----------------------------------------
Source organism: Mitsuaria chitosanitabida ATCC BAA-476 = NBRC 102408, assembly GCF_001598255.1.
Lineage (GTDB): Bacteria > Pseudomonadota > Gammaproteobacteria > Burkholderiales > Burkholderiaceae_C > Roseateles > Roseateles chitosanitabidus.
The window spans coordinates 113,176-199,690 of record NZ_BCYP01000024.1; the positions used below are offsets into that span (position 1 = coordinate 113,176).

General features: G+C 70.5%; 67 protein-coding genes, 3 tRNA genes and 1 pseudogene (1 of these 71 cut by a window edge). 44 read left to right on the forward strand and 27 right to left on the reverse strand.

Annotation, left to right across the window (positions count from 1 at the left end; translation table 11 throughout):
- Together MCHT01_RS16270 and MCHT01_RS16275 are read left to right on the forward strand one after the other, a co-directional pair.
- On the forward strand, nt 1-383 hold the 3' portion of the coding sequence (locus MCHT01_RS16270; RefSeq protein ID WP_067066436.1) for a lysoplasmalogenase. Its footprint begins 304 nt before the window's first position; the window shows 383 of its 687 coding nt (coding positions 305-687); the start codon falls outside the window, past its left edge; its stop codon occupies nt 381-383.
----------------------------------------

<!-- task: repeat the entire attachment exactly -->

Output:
Source organism: Mitsuaria chitosanitabida ATCC BAA-476 = NBRC 102408, assembly GCF_001598255.1.
Lineage (GTDB): Bacteria > Pseudomonadota > Gammaproteobacteria > Burkholderiales > Burkholderiaceae_C > Roseateles > Roseateles chitosanitabidus.
The window spans coordinates 113,176-199,690 of record NZ_BCYP01000024.1; the positions used below are offsets into that span (position 1 = coordinate 113,176).

General features: G+C 70.5%; 67 protein-coding genes, 3 tRNA genes and 1 pseudogene (1 of these 71 cut by a window edge). 44 read left to right on the forward strand and 27 right to left on the reverse strand.

Annotation, left to right across the window (positions count from 1 at the left end; translation table 11 throughout):
- Together MCHT01_RS16270 and MCHT01_RS16275 are read left to right on the forward strand one after the other, a co-directional pair.
- On the forward strand, nt 1-383 hold the 3' portion of the coding sequence (locus MCHT01_RS16270; RefSeq protein ID WP_067066436.1) for a lysoplasmalogenase. Its footprint begins 304 nt before the window's first position; the window shows 383 of its 687 coding nt (coding positions 305-687); the start codon falls outside the window, past its left edge; its stop codon occupies nt 381-383.